Of course - write me using the e-mail set in my account (I don't always follow javaranch forums).
I would anyway suggest to try to answer your question by yourself first thing, because that builds up in a better learning experience; I have myself used that strategy to excellent results. Sometimes, just letting the mind rest for a while it's enough to make the subconscious work out the problem ... I'm saying this because it seems to me (i may be wrong) that you are anxious about the whole thing of certification, which is good to a certain level (concentration matters) but may be counterproductive above
Also, by using the search engines (on javaranch, or you can normally find out that your question has been already asked and answered previously, perhaps by real gurus (which I'm not), and so you can get it "in real time". I use google on a daily basis for my work and study, to the point that I normally don't even consult the products documentation. It's my "secret weapon" ...
And then, posting on javaranch (or google) is always a great thing to do - after having checked that your question is new or not already answered clearly enough, of course -.
Anyway, feel free to write to me (that counts for anyone else, of course). I will do my best to answer as much as I can, as I have always done in the past. Helping is the reason while I started this post.

Originally posted by faiza athar:
i guess its mor of dedication...thanx for the replies, and i have to set some target too...i read the 2nd chap of oreilly and it went over my head...ejb's are really hard???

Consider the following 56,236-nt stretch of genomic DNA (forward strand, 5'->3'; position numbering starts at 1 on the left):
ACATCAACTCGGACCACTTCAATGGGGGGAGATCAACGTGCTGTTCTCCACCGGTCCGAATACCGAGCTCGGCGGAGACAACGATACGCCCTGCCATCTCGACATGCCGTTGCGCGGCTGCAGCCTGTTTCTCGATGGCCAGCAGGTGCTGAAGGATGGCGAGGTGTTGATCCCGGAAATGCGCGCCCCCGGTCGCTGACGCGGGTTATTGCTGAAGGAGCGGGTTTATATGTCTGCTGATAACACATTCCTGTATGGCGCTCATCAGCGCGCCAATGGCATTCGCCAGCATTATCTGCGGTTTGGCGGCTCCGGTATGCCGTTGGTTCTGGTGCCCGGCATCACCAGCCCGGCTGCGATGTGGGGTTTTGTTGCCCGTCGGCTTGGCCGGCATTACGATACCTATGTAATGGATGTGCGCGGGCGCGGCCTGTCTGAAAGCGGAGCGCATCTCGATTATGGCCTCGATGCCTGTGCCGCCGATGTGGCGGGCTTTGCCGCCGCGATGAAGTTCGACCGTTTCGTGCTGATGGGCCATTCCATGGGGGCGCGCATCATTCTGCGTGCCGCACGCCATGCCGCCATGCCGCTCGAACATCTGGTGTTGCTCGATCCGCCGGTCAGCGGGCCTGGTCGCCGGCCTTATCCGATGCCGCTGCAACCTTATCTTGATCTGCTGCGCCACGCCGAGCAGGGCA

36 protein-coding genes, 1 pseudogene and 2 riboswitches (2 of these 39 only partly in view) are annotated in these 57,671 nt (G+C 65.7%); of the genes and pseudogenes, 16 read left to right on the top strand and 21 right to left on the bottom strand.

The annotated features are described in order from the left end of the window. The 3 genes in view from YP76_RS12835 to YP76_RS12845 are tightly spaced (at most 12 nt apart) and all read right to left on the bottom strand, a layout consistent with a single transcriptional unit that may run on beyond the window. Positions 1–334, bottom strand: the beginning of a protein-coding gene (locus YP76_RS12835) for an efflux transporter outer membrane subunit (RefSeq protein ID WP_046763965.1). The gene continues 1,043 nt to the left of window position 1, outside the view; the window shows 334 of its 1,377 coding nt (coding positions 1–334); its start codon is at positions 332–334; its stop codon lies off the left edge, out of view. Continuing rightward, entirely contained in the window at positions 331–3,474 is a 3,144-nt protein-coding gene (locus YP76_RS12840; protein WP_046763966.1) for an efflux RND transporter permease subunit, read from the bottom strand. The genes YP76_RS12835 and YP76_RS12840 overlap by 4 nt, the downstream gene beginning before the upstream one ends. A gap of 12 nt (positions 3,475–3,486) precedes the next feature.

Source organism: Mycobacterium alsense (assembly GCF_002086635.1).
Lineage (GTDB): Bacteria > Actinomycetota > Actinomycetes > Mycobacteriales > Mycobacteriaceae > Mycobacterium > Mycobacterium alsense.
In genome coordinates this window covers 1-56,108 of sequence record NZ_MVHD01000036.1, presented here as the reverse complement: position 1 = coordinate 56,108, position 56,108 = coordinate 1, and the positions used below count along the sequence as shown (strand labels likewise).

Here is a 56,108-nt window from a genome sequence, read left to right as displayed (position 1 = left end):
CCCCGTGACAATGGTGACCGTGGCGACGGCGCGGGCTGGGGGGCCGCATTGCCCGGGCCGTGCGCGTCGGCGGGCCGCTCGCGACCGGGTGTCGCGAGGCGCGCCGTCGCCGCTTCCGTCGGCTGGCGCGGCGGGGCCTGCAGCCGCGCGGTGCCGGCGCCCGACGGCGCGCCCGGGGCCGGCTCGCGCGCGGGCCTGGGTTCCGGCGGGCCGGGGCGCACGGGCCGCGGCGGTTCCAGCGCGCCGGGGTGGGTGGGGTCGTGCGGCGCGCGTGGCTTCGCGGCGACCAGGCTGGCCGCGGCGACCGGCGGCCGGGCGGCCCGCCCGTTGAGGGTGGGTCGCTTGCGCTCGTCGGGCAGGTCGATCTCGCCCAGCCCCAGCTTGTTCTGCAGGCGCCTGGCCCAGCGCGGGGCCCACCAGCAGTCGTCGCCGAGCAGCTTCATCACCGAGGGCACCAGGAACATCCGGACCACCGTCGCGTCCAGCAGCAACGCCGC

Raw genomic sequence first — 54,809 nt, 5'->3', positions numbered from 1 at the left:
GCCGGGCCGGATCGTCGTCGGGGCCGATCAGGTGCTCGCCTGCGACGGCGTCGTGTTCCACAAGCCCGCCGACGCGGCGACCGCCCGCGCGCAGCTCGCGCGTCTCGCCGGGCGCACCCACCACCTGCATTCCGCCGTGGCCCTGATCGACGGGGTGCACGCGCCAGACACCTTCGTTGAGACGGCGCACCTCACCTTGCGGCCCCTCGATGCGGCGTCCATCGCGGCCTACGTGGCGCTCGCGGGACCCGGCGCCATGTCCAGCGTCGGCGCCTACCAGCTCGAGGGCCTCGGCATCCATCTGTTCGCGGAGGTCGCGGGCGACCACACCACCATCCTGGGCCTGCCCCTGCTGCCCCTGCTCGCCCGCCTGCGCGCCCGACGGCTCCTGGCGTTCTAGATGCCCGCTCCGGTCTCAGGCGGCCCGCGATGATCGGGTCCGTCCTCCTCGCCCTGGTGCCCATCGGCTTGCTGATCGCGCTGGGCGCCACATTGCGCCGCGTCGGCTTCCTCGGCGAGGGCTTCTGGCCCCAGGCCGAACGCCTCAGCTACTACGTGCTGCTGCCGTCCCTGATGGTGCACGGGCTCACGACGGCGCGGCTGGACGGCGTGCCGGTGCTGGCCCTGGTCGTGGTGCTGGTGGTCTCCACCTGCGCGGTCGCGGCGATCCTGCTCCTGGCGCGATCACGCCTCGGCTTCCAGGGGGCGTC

At first they are hard, but the mess get clear after a while (like any difficult subject - ever studied Oracle ?) as new informations clarify the early one. Yes, dedication is the answer - you must be motivated and put in the effort required (like any difficult subject).
Anyway please note that what's really hard is the problem that EJBs solve - having a scalable, secure, extensible, maintainable and TRANSACTIONAL system.
Given a complex problem, the solution is normally complex as well - you're lucky if it's not *overly* complex. Driving a Ferrari is difficult because it's difficult to win the F1 championship, not the other way around.

whats the secret of learning fast?

No secret. As your experience increase you get better in learning, but there's not such thing as a Secret Fast Lane - "genius is 10% inspiration and 90% perspiration" (Albert Einstein, perhaps?)
[ June 05, 2002: Message edited by: Alberto Dell'Era ]
[ June 05, 2002: Message edited by: Alberto Dell'Era ]

Originally posted by Alexander Yanuar Koentjara:
From design pattern book, I found that Bridge's goal is to separate the interface of class with its implementations (which may do different business logic).
The question is: what is the different between Bridge and interface in java?

By "Interface" they don't mean the Java interface, since DPs are language-agnostic and they don't care if you use Java, C++, Eiffel ...
Being confused is totally appropriate, since this is one of the most difficult patterns to grasp (but also the most useful).
In the Bridge DP they don't use the term "Interface " but "Abstraction" instead: